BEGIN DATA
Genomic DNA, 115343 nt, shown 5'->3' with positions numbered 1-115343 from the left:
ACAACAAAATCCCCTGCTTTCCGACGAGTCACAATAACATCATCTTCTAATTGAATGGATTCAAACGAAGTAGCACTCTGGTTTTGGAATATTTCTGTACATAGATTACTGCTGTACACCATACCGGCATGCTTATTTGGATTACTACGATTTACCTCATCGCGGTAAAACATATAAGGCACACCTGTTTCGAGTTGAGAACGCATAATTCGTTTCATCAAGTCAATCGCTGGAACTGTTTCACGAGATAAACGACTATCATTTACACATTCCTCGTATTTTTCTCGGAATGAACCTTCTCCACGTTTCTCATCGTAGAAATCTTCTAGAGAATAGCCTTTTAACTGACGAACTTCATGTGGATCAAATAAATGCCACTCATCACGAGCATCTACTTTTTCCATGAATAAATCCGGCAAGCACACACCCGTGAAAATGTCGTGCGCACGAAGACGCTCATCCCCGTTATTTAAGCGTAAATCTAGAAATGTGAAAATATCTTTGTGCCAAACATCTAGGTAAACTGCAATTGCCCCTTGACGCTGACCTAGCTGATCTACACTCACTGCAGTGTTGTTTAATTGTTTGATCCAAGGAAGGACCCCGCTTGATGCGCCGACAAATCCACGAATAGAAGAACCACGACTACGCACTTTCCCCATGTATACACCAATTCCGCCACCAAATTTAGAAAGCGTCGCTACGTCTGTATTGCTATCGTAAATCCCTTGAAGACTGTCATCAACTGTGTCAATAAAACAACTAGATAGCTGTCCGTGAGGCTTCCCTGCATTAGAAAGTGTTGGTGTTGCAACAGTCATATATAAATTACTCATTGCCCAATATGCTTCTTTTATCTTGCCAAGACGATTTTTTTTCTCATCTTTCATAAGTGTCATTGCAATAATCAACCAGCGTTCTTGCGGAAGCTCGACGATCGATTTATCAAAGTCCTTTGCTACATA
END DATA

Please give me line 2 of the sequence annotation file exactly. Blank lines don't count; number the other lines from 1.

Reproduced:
ACAACAAAATCCCCTGCTTTCCGACGAGTCACAATAACATCATCTTCTAATTGAATGGATTCAAACGAAGTAGCACTCTGGTTTTGGAATATTTCTGTACATAGATTACTGCTGTACACCATACCGGCATGCTTATTTGGATTACTACGATTTACCTCATCGCGGTAAAACATATAAGGCACACCTGTTTCGAGTTGAGAACGCATAATTCGTTTCATCAAGTCAATCGCTGGAACTGTTTCACGAGATAAACGACTATCATTTACACATTCCTCGTATTTTTCTCGGAATGAACCTTCTCCACGTTTCTCATCGTAGAAATCTTCTAGAGAATAGCCTTTTAACTGACGAACTTCATGTGGATCAAATAAATGCCACTCATCACGAGCATCTACTTTTTCCATGAATAAATCCGGCAAGCACACACCCGTGAAAATGTCGTGCGCACGAAGACGCTCATCCCCGTTATTTAAGCGTAAATCTAGAAATGTGAAAATATCTTTGTGCCAAACATCTAGGTAAACTGCAATTGCCCCTTGACGCTGACCTAGCTGATCTACACTCACTGCAGTGTTGTTTAATTGTTTGATCCAAGGAAGGACCCCGCTTGATGCGCCGACAAATCCACGAATAGAAGAACCACGACTACGCACTTTCCCCATGTATACACCAATTCCGCCACCAAATTTAGAAAGCGTCGCTACGTCTGTATTGCTATCGTAAATCCCTTGAAGACTGTCATCAACTGTGTCAATAAAACAACTAGATAGCTGTCCGTGAGGCTTCCCTGCATTAGAAAGTGTTGGTGTTGCAACAGTCATATATAAATTACTCATTGCCCAATATGCTTCTTTTATCTTGCCAAGACGATTTTTTTTCTCATCTTTCATAAGTGTCATTGCAATAATCAACCAGCGTTCTTGCGGAAGCTCGACGATCGATTTATCAAAGTCCTTTGCTACATA